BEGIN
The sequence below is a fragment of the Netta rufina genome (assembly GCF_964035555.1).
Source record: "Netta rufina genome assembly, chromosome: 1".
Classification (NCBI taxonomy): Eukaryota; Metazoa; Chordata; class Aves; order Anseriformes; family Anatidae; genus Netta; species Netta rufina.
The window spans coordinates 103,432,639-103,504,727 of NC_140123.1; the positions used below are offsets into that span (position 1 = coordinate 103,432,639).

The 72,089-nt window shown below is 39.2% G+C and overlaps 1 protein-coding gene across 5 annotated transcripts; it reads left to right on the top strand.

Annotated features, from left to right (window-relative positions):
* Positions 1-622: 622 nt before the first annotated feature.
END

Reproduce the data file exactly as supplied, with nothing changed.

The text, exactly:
The sequence below is a fragment of the Netta rufina genome (assembly GCF_964035555.1).
Source record: "Netta rufina genome assembly, chromosome: 1".
Classification (NCBI taxonomy): Eukaryota; Metazoa; Chordata; class Aves; order Anseriformes; family Anatidae; genus Netta; species Netta rufina.
The window spans coordinates 103,432,639-103,504,727 of NC_140123.1; the positions used below are offsets into that span (position 1 = coordinate 103,432,639).

The 72,089-nt window shown below is 39.2% G+C and overlaps 1 protein-coding gene across 5 annotated transcripts; it reads left to right on the top strand.

Annotated features, from left to right (window-relative positions):
* Positions 1-622: 622 nt before the first annotated feature.